Snow Leopard Battery Life Issues with Flash: Fixed

Snow Leopard brought forth 64-bit versions of many Apple applications. Finder, TextEdit and Safari (among others) could now run in x86-64 mode. However, last year I found that browsing websites that used Flash with 64-bit Safari dropped battery life by over 40% in Snow Leopard compared to 32-bit Safari in Leopard. To fix the problem you had to force Safari to launch in 32-bit mode.

While Apple never recognized the problem nor discussed why it happened to begin with, it appears that it’s since been addressed in OS X 10.6.3. The results below tell all:

Snow Leopard Battery Life Improvement
Flash Web Browsing Battery Life OS X 10.6.1 OS X 10.6.3
15-inch MacBook Pro (Mid 2009) - Core 2 Duo 2.53GHz 277 minutes 344 minutes

Flash web browsing battery life improved tremendously from the original release of Snow Leopard. While it's still not as high as in Leopard, it's a definite improvement.

Windows 7 Battery Life

A handful of users asked that I look at battery life under Windows 7. Being your humble servant, I of course obliged. I attempted to recreate my OS X benchmarks under Windows 7 as best as possible, using Chrome and Windows Media Player in place of Safari and iTunes of course. You can’t draw any conclusions about OS X vs. Windows 7 battery life from these numbers however. As I mentioned in the original review, under Windows 7 the MacBook Pro keeps the discrete GPU enabled 100% of the time. There’s no way to shut it off. Battery life will inevitably be lower than OS X.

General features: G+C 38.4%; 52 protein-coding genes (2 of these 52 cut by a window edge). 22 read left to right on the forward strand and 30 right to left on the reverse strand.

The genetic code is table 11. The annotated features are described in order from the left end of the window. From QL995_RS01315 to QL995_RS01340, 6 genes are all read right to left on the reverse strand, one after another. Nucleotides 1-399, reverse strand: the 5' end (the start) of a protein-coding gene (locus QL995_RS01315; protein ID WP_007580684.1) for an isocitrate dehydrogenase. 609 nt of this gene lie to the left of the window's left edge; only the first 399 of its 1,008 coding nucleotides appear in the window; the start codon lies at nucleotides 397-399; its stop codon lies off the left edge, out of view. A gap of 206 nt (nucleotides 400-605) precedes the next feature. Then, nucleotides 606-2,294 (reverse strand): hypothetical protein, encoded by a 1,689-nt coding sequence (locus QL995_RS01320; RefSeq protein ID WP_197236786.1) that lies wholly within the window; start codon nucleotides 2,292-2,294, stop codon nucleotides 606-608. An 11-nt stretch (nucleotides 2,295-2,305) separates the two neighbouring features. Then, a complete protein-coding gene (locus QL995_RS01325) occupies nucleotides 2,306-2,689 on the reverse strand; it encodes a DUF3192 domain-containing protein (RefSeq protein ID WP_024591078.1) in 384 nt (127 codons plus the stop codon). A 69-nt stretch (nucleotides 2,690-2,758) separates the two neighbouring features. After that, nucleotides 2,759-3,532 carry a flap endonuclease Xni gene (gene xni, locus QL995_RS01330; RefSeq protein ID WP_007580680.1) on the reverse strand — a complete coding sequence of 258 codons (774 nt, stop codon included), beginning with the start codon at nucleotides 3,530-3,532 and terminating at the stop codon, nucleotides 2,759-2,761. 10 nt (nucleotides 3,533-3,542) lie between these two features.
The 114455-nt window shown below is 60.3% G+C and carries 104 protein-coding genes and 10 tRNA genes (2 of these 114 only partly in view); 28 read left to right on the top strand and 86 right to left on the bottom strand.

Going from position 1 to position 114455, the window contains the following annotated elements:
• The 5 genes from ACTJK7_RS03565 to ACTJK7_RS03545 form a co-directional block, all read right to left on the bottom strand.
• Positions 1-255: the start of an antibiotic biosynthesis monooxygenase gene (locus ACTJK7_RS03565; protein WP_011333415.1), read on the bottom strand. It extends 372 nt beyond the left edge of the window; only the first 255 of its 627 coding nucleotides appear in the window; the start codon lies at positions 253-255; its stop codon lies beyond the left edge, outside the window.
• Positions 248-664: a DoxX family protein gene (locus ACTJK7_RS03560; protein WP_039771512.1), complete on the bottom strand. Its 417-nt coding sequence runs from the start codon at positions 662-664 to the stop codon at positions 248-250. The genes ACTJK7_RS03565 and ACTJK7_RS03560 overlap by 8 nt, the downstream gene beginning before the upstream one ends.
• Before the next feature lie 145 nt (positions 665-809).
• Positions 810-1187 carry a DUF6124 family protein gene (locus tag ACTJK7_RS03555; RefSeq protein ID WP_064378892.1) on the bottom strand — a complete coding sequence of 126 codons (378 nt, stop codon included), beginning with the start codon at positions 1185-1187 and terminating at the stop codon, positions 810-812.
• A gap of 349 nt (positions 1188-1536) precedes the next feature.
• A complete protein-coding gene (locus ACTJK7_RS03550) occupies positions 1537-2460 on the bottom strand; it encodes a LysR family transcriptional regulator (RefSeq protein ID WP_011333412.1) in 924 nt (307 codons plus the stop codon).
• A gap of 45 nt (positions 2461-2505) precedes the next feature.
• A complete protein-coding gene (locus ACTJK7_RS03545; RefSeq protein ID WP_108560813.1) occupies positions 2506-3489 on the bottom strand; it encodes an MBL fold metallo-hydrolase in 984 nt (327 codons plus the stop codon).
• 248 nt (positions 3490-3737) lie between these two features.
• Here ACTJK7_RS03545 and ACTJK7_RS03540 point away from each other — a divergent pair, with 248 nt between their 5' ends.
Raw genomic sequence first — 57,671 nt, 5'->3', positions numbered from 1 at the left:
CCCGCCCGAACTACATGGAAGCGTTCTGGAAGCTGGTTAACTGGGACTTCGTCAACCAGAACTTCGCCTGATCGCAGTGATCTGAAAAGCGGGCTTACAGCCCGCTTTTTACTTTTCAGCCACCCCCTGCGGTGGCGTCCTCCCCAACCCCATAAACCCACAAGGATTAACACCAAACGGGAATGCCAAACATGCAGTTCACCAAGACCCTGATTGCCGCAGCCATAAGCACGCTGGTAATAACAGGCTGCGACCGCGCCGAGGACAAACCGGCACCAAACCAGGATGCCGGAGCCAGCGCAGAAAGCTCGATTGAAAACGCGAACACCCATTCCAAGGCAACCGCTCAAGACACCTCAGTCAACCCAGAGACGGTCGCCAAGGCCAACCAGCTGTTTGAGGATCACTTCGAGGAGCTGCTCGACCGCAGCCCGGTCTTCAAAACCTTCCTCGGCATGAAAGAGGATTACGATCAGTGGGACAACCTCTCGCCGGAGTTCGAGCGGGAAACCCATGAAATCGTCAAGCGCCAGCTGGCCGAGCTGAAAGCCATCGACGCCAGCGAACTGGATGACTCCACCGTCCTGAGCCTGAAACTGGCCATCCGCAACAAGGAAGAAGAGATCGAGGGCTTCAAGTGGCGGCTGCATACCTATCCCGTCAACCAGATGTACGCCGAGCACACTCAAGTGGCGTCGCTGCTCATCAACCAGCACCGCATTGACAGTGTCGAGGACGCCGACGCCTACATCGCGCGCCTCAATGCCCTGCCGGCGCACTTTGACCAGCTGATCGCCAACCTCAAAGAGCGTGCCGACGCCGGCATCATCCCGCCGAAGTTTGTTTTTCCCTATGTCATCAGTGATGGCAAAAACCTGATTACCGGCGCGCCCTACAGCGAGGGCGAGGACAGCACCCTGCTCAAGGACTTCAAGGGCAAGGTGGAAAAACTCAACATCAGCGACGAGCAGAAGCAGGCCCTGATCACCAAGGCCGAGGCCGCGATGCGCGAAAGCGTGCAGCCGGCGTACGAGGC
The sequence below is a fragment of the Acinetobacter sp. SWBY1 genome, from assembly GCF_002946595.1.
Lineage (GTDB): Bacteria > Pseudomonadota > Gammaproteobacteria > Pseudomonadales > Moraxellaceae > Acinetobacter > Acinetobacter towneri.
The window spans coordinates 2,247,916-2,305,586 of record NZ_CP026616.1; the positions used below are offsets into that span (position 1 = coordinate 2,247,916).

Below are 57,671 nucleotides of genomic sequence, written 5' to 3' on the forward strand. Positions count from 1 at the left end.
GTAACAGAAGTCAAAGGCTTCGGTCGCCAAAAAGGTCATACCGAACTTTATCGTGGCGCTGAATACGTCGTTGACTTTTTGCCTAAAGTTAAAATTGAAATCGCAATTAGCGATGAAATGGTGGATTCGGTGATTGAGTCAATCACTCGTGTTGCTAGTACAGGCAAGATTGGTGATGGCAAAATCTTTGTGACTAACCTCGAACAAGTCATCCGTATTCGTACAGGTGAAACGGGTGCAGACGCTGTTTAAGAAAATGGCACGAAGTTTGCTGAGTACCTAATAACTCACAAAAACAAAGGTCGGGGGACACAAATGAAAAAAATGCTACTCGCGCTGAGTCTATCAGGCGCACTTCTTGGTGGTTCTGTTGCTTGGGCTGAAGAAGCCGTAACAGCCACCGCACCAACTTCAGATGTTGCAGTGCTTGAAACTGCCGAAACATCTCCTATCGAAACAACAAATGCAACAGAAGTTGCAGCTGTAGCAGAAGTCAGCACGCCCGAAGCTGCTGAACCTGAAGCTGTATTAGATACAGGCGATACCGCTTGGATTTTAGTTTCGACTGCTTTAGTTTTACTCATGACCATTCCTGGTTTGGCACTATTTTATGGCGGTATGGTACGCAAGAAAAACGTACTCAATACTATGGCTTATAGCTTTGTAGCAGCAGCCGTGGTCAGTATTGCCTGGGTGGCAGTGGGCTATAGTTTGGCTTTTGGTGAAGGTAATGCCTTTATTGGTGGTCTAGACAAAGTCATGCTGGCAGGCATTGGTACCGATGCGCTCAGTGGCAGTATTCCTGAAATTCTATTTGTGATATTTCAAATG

Windows 7 Battery Life
  Light Web Browsing Flash Web Browsing XviD Playback
15-inch MacBook Pro (Mid 2010) - Core i7 2.66GHz 255 minutes 255 minutes 153 minutes

It appears that the dGPU being on all the time is the reason we can't get better browser battery life regardless of workload. The XviD playback test also takes a hit compared to OS X thanks to the discrete GPU. In our previous articles we found OS X to be roughly equal to Windows 7 in XviD battery life.

Core i5 vs. Core i7 Battery Life High Resolution, Matte Display: Tested
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  • Anand Lal Shimpi - Saturday, April 24, 2010 - link

    Thank you!

    Take care,
  • BanditWorks - Saturday, April 24, 2010 - link

    I don't have the new MacBook Pros, but I do have a year old regular MacBook and while I was giving the new Adobe Flash 10.1 beta (the one that utilizes the GPU and CPU) I definitely saw a noticeable difference in battery life.